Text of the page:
Wednesday, April 19, 2006
Last fall I posted a little bit about a lecture that I give to my property students at the end of the year, about images of property in landscape art. As the end of the year is fast-approaching, I dusted off those notes and changed them up a bit, too, in memoriam of Augusto Camara, a student at the University of Hawaii Law School who recently passed away.
This year I began with Ralph Waldo Emerson's discussion of the centrality of property to America in his 1841 address, "The Conservative":
Now you touch the heart of the matter, replies the reformer. To that fidelity and labor, I pay homage. I am unworthy to arraign your manner of living, until I too have been tried. But I should be more unworthy, if I did not tell you why I cannot walk in your steps. I find this vast network, which you call property, extended over the whole planet. I cannot occupy the bleakest crag of the White Hills or the Allegheny Range, but some man or corporation steps up to me to show me that it is his.
Now, though I am very peaceable, and on my private account could well enough die, since it appears there was some mistake in my creation, and that I have been _mis_sent to this earth, where all the seats were already taken, -- yet I feel called upon in behalf of rational nature, which I represent, to declare to you my opinion, that, if the Earth is yours, so also is it mine. All your aggregate existences are less to me a fact than is my own; as I am born to the earth, so the Earth is given to me, what I want of it to till and to plant; nor could I, without pusillanimity, omit to claim so much. I must not only have a name to live, I must live. My genius leads me to build a different manner of life from any of yours. I cannot then spare you the whole world. I love you better. I must tell you the truth practically; and take that which you call yours. It is God's world and mine; yours as much as you want, mine as much as I want. Besides, I know your ways; I know the symptoms of the disease. To the end of your power, you will serve this lie which cheats you. Your want is a gulf which the possession of the broad earth would not fill. Yonder sun in heaven you would pluck down from shining on the universe, and make him a property and privacy, if you could; and the moon and the north star you would quickly have occasion for in your closet and bed-chamber. What you do not want for use, you crave for ornament, and what your convenience could spare, your pride cannot.
(Ok, that's a little more than used in class, but I wanted to give you the flavor.) Then I showed a slide of Thomas Cole's 1839 Notch in the White Mountains from the National Gallery's collection (above, right). Then I went to Ralph Waldo Emerson’s discussion in Nature of the way that though individuals own parcels of property, poets "own" the landscape:
The charming landscape which I saw this morning, is indubitably made up of some twenty or thirty farms. Miller owns this field, Locke that, and Manning the woodland beyond. But none of them owns the landscape. There is a property in the horizon which no man has but he whose eye can integrate all the parts, that is, the poet. This is the best part of these men's farms, yet to this their warranty-deeds give no title.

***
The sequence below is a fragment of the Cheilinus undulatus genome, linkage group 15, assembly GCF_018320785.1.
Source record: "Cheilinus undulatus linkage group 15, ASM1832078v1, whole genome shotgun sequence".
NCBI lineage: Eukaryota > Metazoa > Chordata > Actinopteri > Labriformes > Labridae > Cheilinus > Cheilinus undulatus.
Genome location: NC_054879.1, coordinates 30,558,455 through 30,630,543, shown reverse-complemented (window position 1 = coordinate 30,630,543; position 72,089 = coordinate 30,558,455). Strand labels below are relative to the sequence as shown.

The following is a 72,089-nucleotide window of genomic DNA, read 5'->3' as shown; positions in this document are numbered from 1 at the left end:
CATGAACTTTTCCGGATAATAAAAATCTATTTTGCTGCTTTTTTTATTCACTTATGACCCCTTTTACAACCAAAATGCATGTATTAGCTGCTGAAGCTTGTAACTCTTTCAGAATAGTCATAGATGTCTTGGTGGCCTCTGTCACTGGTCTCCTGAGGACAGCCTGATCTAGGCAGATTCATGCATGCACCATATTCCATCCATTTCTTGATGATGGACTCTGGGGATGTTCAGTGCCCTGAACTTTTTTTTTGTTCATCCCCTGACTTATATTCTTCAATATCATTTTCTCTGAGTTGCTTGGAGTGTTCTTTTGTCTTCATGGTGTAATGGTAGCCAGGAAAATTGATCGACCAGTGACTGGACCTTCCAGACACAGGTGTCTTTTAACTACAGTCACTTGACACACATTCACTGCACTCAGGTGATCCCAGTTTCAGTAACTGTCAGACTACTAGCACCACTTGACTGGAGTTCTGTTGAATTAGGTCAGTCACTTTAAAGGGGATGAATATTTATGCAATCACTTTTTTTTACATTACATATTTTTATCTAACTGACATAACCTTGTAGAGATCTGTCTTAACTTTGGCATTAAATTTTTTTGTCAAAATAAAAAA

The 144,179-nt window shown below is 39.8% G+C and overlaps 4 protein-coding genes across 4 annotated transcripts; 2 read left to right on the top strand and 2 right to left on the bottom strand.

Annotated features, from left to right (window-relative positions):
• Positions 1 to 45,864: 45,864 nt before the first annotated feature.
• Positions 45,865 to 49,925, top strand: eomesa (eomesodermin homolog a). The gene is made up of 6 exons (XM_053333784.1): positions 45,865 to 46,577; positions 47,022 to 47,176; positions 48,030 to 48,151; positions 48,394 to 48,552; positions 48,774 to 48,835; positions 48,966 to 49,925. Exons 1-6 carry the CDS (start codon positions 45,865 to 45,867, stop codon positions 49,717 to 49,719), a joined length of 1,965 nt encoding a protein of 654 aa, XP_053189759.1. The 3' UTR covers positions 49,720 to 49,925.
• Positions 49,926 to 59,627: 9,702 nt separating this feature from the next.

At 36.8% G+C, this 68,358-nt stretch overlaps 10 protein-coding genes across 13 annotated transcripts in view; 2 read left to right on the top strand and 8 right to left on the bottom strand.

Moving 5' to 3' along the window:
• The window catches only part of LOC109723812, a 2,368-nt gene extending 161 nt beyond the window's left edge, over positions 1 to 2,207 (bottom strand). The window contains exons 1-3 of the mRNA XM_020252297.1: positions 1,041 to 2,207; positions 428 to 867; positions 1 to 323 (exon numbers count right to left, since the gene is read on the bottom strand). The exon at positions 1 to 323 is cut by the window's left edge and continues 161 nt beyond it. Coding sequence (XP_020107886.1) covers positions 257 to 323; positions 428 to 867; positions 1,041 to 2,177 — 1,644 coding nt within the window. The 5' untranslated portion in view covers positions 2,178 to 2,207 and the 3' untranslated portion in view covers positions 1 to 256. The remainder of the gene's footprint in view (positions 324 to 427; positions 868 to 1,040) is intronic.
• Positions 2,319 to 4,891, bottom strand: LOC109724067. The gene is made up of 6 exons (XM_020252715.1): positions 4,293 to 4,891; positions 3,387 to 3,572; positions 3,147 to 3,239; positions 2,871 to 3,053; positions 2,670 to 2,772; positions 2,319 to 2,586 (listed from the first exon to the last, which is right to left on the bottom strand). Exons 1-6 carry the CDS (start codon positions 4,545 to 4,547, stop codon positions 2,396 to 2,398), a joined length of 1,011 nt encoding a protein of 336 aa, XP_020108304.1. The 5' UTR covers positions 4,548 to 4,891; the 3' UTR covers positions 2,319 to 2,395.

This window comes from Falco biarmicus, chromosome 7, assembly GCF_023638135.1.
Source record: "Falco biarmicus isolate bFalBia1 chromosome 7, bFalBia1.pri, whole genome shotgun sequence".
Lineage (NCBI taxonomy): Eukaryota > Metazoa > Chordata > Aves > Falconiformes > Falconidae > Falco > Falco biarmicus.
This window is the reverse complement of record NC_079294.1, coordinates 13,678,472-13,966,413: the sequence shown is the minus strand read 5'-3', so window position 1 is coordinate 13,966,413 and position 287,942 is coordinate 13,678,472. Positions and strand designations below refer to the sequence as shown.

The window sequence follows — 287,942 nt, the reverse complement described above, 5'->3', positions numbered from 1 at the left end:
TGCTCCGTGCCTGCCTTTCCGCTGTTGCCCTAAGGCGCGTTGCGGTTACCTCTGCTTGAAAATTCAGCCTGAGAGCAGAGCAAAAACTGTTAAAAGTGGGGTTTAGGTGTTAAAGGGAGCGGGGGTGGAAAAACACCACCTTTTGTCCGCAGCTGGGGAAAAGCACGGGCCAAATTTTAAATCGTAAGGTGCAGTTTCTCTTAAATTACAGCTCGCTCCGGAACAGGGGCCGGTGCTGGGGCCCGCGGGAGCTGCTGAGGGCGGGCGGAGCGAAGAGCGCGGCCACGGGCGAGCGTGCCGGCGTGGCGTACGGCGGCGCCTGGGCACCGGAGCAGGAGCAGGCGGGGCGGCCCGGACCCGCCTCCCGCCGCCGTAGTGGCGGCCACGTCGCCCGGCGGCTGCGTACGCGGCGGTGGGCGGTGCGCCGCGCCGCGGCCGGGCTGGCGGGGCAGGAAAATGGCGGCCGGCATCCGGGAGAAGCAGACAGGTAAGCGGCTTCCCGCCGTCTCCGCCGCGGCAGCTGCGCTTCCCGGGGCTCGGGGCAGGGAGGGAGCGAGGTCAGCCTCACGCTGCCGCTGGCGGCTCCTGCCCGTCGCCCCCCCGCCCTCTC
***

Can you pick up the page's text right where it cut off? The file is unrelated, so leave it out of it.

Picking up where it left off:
Landscape painters also captured farms and parcels together, such as Thomas Cole's Ox Bow in the Connecticut River (above, right). The slides I use are largely of landscape paintings that show not just nature, but property being used. The theme here is the way that Americans love property–-and how we celebrate the way that we impose our stamp on nature. The antebellum landscape painters are my favorite.
Lest you think that this is too untethered to property and judging, Justice Levi Woodbury, in a speech to the Dartmouth Phi Beta Kappa Society in a speech called, of all things, Progress, spoke about Thomas Cole's series of five pictures, "The Course of Empire." Justice Woodbury spoke of how Cole depicted nations: "starting first in the rudeness of nature; then maturing to high refinement and grandeur till, amid the ravages of luxury, time and war, sinking into utter desolation." (Todd Zywicki and David Brooks have both recently revived interest in addresses to college students, though in a somewhat later period than Justice Woodbury's talk.)
My favorite landscape painting is Ashur Durand's 1853 Progress, to the left, which has lots of tropes of progress--the telegraph lines, a peddler, the cattle being driven to market, steam ships, a canal.... And the native Americans are looking on from the lower left edge. It captures well how much Americans are excited about the use of land, and that's reflected in the optimism about economic and geographic expansion. (It's also housed in the fabulous Warner Art Museum in Tuscaloosa, Alabama. So next time you're in Alabama, make a trip to see it.) (Angela Miller's Empire of the Eye is a great source on this general topic.)
You can link the images of art with the literature of the time, too. Henry David Thoreau wrote in Walden about the place of locomotives in American life. Where the image of Walden is of a secluded place, that solitude was often disturbed by the train whistle and then the sounds of the engine:
The whistle of the locomotive penetrates my woods